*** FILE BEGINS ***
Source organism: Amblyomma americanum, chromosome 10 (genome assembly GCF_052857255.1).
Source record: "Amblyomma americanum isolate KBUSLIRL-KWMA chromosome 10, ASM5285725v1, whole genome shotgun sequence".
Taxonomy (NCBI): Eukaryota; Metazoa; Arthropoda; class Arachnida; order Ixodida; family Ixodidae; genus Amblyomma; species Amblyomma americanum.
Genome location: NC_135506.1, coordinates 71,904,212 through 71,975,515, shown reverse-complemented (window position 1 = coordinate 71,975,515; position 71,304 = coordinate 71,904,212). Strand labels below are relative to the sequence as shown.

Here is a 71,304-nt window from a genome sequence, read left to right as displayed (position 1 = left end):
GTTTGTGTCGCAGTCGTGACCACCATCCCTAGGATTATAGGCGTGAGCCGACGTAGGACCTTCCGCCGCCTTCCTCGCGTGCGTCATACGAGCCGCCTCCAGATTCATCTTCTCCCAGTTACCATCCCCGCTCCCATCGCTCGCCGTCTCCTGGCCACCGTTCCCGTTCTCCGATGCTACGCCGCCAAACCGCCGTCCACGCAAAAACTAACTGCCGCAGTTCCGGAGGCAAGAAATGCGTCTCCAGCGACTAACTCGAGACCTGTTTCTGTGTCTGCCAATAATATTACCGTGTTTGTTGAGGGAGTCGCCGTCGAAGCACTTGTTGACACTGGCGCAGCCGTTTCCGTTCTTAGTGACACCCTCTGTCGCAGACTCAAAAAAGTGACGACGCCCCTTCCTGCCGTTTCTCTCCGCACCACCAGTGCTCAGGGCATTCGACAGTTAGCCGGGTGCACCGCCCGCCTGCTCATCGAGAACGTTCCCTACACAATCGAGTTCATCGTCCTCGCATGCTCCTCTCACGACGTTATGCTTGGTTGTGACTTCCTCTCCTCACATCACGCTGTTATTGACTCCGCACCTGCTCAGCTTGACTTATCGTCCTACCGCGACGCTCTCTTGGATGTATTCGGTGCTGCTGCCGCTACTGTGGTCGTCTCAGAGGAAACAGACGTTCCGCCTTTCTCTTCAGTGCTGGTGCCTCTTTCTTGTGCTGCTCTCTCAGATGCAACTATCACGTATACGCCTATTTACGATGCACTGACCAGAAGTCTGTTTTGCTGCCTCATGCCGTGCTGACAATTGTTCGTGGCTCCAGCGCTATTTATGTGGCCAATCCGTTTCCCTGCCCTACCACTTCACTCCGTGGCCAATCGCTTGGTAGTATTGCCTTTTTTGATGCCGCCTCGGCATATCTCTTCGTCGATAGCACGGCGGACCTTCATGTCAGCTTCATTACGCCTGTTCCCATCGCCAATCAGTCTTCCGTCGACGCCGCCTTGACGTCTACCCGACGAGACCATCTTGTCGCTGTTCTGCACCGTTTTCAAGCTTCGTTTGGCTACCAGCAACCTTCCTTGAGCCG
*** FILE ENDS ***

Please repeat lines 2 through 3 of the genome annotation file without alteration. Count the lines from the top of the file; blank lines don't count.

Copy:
Source record: "Amblyomma americanum isolate KBUSLIRL-KWMA chromosome 10, ASM5285725v1, whole genome shotgun sequence".
Taxonomy (NCBI): Eukaryota; Metazoa; Arthropoda; class Arachnida; order Ixodida; family Ixodidae; genus Amblyomma; species Amblyomma americanum.